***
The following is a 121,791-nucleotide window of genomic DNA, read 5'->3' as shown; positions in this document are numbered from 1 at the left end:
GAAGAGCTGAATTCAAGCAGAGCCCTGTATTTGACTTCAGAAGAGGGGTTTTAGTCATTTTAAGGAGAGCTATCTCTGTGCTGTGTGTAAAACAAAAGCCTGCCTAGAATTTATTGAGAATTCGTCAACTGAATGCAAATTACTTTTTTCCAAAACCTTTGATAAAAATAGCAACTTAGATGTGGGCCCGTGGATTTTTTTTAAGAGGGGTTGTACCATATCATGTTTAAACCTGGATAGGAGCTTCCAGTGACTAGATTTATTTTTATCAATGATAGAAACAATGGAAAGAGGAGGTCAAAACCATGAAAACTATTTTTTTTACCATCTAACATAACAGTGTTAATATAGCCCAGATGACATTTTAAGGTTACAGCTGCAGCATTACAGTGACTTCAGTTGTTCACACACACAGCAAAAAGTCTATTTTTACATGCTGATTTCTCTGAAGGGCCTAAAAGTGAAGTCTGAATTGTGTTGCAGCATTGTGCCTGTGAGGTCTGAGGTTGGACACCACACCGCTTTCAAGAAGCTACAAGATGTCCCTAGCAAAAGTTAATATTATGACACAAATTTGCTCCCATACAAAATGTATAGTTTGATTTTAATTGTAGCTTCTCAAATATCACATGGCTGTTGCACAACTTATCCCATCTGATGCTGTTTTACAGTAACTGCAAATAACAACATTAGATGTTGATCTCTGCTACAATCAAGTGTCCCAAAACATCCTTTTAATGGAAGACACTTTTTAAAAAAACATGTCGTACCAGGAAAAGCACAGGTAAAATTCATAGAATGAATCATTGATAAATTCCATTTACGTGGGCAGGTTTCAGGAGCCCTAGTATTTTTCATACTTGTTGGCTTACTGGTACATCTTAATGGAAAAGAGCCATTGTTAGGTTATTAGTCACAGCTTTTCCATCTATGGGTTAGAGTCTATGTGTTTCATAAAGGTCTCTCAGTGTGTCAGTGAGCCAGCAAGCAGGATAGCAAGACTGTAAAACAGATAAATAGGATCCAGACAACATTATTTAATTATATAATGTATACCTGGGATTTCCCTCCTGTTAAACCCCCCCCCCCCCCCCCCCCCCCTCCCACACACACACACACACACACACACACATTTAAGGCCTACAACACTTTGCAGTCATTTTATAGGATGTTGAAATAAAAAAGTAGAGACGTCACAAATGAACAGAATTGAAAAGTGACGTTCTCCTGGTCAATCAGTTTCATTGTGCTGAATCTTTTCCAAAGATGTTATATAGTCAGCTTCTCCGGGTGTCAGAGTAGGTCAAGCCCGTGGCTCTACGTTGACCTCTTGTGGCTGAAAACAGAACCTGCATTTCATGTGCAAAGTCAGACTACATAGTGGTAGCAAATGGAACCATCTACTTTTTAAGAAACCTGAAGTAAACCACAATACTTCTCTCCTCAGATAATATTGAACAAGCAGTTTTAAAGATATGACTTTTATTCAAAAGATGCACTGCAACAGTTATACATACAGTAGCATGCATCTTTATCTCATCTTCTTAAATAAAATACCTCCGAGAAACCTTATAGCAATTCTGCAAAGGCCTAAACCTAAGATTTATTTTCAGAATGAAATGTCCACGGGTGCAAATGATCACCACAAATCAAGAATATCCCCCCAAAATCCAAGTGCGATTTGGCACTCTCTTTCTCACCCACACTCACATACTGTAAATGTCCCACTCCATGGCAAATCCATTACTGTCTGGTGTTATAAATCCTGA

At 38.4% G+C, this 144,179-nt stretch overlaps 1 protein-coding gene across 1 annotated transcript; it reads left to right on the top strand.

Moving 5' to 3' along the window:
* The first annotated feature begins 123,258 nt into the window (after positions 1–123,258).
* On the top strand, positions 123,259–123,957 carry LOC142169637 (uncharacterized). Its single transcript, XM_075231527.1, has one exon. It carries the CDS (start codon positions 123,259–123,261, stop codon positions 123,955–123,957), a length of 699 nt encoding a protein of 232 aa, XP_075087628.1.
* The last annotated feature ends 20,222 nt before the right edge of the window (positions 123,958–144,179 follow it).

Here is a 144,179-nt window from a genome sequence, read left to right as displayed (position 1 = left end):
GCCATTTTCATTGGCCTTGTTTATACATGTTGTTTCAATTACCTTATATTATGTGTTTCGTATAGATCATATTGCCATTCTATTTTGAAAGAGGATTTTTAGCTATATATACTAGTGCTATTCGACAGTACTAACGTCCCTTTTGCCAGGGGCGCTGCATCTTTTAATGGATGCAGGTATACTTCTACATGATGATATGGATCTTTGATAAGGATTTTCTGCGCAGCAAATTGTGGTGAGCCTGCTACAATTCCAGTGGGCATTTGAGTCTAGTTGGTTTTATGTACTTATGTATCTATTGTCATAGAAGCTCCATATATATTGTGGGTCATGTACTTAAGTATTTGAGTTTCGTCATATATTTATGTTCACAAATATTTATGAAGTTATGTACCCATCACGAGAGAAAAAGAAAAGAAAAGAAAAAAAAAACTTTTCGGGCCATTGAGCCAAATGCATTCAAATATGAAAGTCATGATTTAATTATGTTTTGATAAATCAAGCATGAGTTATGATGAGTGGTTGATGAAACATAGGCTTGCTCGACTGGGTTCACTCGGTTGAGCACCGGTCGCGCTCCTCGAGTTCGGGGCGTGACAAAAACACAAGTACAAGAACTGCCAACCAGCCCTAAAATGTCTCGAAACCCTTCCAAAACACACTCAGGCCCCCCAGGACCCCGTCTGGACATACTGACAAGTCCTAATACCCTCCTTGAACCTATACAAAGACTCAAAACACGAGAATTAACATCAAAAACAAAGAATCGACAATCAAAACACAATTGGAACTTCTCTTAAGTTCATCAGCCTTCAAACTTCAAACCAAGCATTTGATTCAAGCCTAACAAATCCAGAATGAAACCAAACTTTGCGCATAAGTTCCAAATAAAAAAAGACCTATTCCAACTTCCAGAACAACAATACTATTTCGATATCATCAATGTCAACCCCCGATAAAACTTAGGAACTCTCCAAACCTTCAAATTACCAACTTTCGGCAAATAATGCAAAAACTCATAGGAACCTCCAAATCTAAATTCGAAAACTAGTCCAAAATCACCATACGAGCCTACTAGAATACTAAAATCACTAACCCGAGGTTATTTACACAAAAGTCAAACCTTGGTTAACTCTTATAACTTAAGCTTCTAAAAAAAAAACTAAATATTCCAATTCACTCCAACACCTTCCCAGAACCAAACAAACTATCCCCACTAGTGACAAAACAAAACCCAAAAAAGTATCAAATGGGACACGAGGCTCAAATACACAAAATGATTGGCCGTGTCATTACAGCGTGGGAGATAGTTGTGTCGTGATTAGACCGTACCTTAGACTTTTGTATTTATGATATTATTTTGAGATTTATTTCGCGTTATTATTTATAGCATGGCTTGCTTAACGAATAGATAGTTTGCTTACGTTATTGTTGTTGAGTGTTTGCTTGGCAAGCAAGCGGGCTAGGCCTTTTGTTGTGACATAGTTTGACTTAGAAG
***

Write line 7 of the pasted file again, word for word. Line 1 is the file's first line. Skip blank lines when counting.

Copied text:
* The last annotated feature ends 20,222 nt before the right edge of the window (positions 123,958–144,179 follow it).